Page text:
A recent post of mine on social media rubbed my radio colleagues up the wrong way. The post read: “Finish the sentence: One question artists hate that radio presenters ask all the time is....”. Naturally, artists respond and it confirmed a few things that I been observing. Radio colleagues behind the scenes felt “sold out”. That, I have no business embarrassing the very industry I “claim” to love.
Here are a few things that one needs to understand the author of this column. I am extremely observant. I see things many think no one sees. One would think that you’d know that about me by now. About the status, a trend I saw develop in the last few months or so was radio presenters being extremely laissez-faire in their approach to interviews. TV presenters sometimes harbour the same attitude. Don’t get me wrong, radio presenting is at a fantastic place right now in terms of content delivery and technique. Yes, there will be a few bad apples but we cannot let these few rotten apples spoil it for the whole industry.
However, in terms of interviews, a good majority of the presenters currently on Namibian radio and TV entertainment shows lack that cutting edge with interviews. Radio presenters do not even ask lead questions. To top it off, radio presenters are at times afraid to address the elephant in the room with their guests. For example, if Sunny Boy’s cheating scandal hits on Tuesday and he was scheduled for an interview on Wednesday, that radio presenter – whether Sunny Boy likes it or not – needs to ask him about that scandal. It is a catch 22 situation if you think about it. Most artists who contributed to my post meant to breathe life into what I have been observing for a while – hope that radio presenters become a tat bit sharper with their questions. However, artists need to be ready for that too. Namibian artists normally shy away from answering questions about their scandals and would use the opportunity to accuse the interviewer of dividing the industry.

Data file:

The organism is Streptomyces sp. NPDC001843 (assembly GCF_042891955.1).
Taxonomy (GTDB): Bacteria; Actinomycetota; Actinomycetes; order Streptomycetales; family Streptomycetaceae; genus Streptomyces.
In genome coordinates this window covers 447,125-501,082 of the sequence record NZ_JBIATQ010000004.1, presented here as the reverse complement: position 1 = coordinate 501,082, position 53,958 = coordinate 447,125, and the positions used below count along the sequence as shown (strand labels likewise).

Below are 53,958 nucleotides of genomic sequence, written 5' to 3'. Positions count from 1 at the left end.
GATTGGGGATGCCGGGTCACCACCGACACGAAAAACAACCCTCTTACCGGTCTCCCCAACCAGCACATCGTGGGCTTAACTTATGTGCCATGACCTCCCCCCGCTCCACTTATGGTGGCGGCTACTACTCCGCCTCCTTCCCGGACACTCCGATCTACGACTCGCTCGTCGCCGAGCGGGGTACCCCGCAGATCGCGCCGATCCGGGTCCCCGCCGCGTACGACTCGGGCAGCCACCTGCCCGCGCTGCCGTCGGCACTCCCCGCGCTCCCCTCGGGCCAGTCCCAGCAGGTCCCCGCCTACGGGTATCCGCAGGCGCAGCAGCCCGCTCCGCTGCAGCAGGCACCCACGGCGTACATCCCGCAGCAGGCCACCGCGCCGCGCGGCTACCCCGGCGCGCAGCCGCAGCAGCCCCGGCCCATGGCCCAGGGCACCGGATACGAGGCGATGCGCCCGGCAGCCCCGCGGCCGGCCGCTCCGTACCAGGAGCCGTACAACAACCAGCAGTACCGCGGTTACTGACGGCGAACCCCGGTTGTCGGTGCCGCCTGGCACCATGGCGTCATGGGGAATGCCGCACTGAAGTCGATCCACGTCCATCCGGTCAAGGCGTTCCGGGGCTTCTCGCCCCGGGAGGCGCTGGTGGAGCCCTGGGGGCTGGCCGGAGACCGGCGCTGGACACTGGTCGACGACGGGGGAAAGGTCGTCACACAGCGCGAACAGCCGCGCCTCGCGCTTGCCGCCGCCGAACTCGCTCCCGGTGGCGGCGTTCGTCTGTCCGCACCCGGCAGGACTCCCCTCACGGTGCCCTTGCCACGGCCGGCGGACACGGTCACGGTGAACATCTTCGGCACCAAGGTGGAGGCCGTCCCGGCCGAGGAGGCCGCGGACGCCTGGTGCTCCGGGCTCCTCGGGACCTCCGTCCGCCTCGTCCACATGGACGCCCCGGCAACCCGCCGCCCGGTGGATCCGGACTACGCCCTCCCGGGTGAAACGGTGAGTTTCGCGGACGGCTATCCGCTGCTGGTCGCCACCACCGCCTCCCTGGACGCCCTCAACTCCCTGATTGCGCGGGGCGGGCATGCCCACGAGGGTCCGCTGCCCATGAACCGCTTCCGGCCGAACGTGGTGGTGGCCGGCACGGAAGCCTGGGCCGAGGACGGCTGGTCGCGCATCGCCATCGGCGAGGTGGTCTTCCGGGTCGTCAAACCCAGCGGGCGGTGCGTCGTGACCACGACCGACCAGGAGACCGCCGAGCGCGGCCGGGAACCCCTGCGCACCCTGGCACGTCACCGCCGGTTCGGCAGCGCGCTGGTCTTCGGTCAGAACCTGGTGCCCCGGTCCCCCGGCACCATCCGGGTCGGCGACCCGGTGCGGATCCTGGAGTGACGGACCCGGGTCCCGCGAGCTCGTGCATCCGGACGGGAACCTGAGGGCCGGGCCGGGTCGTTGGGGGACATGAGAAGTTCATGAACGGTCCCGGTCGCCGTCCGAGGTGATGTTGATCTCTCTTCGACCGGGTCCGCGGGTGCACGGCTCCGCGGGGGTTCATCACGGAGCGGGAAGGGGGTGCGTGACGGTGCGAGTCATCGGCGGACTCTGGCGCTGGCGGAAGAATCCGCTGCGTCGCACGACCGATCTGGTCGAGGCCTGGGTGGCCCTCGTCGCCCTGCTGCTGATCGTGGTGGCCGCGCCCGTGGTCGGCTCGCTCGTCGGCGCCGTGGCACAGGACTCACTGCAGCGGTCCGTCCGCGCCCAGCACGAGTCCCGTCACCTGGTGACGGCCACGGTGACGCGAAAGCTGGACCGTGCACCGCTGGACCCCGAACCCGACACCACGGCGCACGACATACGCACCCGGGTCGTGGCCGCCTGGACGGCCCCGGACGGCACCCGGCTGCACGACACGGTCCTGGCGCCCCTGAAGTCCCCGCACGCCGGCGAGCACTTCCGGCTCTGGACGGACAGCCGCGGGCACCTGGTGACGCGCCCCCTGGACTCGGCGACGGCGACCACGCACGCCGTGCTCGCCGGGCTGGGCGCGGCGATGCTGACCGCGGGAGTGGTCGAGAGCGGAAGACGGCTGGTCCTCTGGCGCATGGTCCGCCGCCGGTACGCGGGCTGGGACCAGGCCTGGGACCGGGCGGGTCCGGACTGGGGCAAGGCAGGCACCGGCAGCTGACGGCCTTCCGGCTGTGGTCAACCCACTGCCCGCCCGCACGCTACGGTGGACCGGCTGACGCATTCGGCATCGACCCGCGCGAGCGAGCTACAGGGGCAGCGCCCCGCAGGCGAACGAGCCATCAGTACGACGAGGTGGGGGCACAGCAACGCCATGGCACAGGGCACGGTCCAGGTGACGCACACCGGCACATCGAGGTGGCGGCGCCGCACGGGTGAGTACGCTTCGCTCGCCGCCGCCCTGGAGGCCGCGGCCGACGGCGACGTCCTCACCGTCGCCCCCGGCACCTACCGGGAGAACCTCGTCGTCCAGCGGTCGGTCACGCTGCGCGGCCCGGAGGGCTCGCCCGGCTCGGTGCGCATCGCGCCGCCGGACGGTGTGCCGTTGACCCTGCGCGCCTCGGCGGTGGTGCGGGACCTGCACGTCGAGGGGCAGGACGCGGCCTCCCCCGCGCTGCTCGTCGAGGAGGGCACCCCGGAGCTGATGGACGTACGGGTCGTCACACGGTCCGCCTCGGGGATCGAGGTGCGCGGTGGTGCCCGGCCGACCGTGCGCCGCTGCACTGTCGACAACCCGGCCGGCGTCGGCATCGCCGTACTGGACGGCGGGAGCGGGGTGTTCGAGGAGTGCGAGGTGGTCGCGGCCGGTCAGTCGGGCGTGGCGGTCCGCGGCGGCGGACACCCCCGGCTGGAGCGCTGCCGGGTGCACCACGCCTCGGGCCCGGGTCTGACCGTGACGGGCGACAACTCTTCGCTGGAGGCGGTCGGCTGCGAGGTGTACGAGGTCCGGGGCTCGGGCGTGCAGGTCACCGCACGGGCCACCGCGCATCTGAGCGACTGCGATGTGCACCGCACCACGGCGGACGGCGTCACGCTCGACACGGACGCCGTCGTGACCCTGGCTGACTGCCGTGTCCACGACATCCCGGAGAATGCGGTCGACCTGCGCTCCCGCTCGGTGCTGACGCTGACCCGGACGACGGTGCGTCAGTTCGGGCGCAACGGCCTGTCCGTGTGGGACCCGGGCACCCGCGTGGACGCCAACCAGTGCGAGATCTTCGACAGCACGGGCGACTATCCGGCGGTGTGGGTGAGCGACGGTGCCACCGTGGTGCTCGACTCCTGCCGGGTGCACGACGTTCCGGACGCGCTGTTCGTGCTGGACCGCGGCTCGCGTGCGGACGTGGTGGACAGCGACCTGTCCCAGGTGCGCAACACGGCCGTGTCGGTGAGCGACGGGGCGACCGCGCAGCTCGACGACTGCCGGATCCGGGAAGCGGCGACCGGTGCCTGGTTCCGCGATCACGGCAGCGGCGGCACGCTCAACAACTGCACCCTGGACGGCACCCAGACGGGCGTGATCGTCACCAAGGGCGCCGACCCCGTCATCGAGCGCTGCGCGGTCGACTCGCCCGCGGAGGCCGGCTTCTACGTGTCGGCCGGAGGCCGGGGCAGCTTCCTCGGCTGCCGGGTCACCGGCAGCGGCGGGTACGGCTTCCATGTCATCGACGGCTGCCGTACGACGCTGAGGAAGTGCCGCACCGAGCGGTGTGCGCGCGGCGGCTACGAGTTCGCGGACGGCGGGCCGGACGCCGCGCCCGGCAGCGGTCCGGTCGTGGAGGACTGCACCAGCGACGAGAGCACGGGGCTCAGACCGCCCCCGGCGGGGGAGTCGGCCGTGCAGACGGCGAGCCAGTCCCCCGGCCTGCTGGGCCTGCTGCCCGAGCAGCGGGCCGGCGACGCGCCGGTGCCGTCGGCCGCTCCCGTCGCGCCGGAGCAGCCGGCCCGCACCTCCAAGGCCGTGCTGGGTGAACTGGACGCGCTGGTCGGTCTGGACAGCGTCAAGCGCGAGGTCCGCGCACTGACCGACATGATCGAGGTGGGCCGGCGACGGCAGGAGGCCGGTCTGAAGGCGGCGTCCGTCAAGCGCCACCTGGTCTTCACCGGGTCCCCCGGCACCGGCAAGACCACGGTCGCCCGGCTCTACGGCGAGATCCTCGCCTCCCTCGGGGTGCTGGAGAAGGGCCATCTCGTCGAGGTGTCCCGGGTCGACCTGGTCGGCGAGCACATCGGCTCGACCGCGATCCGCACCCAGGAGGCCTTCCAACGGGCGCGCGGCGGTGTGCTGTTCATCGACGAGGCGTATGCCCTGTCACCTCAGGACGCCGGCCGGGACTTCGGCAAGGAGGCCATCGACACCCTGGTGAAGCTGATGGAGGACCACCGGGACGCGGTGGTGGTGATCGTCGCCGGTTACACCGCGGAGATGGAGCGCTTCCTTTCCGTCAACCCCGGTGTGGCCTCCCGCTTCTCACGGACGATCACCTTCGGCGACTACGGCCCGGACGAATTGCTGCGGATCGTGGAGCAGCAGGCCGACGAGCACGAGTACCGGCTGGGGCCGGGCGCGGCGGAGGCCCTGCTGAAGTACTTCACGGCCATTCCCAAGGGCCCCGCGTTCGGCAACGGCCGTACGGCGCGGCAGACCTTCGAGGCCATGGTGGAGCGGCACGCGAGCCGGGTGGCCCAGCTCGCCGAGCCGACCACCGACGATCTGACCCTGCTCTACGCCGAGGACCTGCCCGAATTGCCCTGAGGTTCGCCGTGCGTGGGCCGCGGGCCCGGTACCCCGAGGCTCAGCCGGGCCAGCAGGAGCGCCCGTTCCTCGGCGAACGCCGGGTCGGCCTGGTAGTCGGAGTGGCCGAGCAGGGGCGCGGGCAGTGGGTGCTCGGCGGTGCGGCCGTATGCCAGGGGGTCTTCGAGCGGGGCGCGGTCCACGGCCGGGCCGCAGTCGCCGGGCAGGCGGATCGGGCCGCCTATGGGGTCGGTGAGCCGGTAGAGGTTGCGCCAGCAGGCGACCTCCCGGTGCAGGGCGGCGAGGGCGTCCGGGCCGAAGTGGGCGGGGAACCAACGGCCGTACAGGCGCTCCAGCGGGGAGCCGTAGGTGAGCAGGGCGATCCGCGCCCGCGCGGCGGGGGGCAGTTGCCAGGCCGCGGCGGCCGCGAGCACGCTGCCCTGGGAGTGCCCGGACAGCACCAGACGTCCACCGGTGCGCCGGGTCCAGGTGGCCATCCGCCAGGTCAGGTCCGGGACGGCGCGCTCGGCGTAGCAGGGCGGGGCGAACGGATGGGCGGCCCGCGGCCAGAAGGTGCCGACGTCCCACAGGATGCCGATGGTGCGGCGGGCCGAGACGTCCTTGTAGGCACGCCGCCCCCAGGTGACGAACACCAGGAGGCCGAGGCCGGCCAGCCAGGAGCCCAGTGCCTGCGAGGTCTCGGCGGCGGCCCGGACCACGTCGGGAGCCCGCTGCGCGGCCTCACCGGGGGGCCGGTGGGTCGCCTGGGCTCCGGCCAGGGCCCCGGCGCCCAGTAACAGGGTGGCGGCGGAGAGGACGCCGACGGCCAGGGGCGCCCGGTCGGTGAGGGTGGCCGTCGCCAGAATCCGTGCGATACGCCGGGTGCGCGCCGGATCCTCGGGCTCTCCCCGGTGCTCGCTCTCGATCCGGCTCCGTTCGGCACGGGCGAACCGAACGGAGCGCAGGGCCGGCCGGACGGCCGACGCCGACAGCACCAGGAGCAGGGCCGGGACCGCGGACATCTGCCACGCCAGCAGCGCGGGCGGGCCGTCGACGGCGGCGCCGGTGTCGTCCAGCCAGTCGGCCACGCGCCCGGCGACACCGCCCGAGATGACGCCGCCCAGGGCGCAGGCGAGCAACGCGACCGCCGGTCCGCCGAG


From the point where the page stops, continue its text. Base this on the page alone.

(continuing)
Notwithstanding that, radio presenters – and by a large share – TV presenters need to do better. Radio and TV presenters need to corona questions like: ‘What can we expect from you?’ ‘So, tell us who is (artist name)?’ ‘So, tell us what you have been up to?’ etc. These are lazy, dumb and downright stupid questions. I want the art of radio presenting to be of pristine quality – all the time across the board. We need that badly in these uncertain times. If we do bad radio, we lose listeners. When we lose listeners, off goes advertisers. It will never be my wish to see a radio presenter on the street. A little bit of research ain’t gonna kill nobody. There’s no reason to be mad at me. I will always be that person who will highlight something – whether you like it or not – for the greater good. Make peace with it and improve on your interviewing skills, amae.
Until the next loop, we say “GMTM”!
NSK is a professional MC. For bookings, email firstname.lastname@example.org